Posttraumatic complaints after mTBI have a great impact on resumption of daily activities and quality of life of patients. Six months after injury 20–30% of the patients with mTBI have not resumed work and pre-injury activities [19, 20]. As a consequence the societal costs related to mTBI are substantial [21]. As mTBI is such a common injury, many neurologists will see patients with posttraumatic complaints in their work at the outpatient clinic. It is therefore important to find risk factors to identify patients at risk for posttraumatic complaints and incomplete recovery early after injury to provide adequate care and therapy. Since the first assessment is done at the ED, it is important to delineate mTBI with and without concomitant cervical spine injury at an early phase given the predictive role of acute neck pain for the development of posttraumatic complaints.

The goal of our study therefore is to elucidate the characteristics and course of acute neck pain accompanying mTBI and its relation to persistent posttraumatic complaints. In addition, we aimed to determine whether specific demographic, patient and trauma characteristics could be identified within the ANP patient category at the ED to formulate specific directions for clinical practice.

Methods

Aims of the study

The primary aim of the study was to describe the characteristics and course of acute neck pain accompanying mTBI and the relation to persistent posttraumatic complaints and functional outcome. In addition, the secondary aim was to determine if specific demographic and trauma characteristics could be identified directly at the ED or in the subacute phase 2 weeks post-injury in acute neck pain patients with incomplete recovery.

Study design and setting

This study is part of a large prospective follow-up study (UPFRONT-study) conducted in three level-one trauma centres in The Netherlands [8]. The UPFRONT-study is registered in the University Medical Center Groningen research registry at the 6th of October, 2014 (research number 20140210).

All included patients received questionnaires at the ED, 2 weeks and 6 months post-injury. MTBI was defined as a head trauma with a Glasgow Coma Scale (GCS) score of 13–15 at the ED, posttraumatic amnesia of < 24 h and/or loss of consciousness of < 30 min [22]. Acute neck pain (ANP) after injury was defined as the presence of neck pain directly after the mTBI. This information was collected at the ED.

Selection of participants

Patients with a mTBI and aged > 15 years were included at the ED from January 2013 to January 2015. Exclusion criteria were: time since trauma > 24 h, addiction to drugs or alcohol, severe co-morbidity, previous psychiatric disease warranting admission to a psychiatric department and the inability to follow-up (like language barrier or no permanent home address). Patients with a radiologic confirmed diagnosis of traumatic cervical spine injury were excluded, because these patients presumably have a different aetiology of neck pain. Additionally, patients who were not able to indicate the presence of acute neck pain (intubated at the ED or being too confused) and when neck pain was not documented in the hospital charts were excluded.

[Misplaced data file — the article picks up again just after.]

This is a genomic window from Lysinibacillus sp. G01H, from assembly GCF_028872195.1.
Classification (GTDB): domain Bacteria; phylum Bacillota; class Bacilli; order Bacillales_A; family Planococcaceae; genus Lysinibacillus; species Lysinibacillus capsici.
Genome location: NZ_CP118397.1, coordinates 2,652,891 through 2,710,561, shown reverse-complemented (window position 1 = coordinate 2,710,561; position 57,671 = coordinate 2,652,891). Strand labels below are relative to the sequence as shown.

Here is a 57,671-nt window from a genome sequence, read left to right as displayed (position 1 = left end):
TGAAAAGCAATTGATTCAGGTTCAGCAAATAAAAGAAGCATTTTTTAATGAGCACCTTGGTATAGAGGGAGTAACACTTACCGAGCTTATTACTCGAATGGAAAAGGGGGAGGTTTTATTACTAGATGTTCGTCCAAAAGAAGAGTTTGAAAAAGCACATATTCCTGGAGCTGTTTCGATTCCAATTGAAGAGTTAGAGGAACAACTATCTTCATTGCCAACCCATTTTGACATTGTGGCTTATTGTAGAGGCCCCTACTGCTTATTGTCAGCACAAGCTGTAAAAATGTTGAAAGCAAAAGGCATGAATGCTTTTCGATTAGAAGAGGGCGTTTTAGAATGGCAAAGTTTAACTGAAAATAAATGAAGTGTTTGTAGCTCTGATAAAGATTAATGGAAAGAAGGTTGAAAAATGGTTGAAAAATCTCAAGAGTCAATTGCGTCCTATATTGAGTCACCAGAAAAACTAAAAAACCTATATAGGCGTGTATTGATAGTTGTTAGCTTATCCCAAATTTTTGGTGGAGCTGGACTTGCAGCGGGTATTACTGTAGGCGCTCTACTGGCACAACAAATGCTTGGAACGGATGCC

Methods of measurement

Demographic data, injury related characteristics and information about hospital admission and discharge were collected from medical files. Pre-injury mental health problems were defined as psychiatric or psychological symptoms necessitating treatment by psychiatrist or psychologist or using psychotropic medication. A 7-point scale was used to define Dutch education level and years of education (YoE) (1 = primary school (< 6 YoE), 2 = finished primary school (6 YoE), 3 = did not finish secondary school (7–8 YoE), 4 = finished secondary school (9 YoE), 5 = finished secondary school (10–11 YoE), 6 = finished secondary school (12–16 YoE) and 7 = university degree (> 16 YoE)) [8]. For analysis we dichotomised education in low (score < 6) and high (score 6 and 7) educational level.

At the ED, a full neurological examination was performed by the resident neurology or emergency physician including the Glasgow Coma Scale (GCS). The Injury Severity Score (ISS) was based on data from hospital records. A head CT scan was performed during ED admission according to the local version of the CHIP-prediction rule [23]. Imaging of the cervical spine was done following the NEXUS criteria [24]. The imaging of the head and cervical spine was classified as normal or abnormal for this study.